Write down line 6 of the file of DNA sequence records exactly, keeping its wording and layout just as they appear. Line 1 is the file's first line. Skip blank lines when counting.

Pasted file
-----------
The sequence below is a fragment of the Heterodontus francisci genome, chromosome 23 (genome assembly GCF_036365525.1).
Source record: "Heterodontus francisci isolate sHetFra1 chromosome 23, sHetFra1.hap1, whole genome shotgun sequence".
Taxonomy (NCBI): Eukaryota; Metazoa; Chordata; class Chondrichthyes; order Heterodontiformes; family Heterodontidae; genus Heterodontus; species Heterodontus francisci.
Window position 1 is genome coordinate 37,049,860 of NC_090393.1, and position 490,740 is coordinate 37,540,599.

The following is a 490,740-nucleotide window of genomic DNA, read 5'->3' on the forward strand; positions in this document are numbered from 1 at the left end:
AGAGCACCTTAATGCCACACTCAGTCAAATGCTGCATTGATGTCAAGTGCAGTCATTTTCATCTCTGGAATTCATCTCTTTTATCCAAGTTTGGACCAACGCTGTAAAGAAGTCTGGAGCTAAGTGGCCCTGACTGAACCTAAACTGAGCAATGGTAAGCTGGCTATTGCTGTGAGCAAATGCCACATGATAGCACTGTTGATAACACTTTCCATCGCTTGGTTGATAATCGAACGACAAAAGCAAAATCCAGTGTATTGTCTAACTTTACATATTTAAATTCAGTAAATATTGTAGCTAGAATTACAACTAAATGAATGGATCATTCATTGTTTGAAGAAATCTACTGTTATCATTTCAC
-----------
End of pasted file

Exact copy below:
AGAGCACCTTAATGCCACACTCAGTCAAATGCTGCATTGATGTCAAGTGCAGTCATTTTCATCTCTGGAATTCATCTCTTTTATCCAAGTTTGGACCAACGCTGTAAAGAAGTCTGGAGCTAAGTGGCCCTGACTGAACCTAAACTGAGCAATGGTAAGCTGGCTATTGCTGTGAGCAAATGCCACATGATAGCACTGTTGATAACACTTTCCATCGCTTGGTTGATAATCGAACGACAAAAGCAAAATCCAGTGTATTGTCTAACTTTACATATTTAAATTCAGTAAATATTGTAGCTAGAATTACAACTAAATGAATGGATCATTCATTGTTTGAAGAAATCTACTGTTATCATTTCAC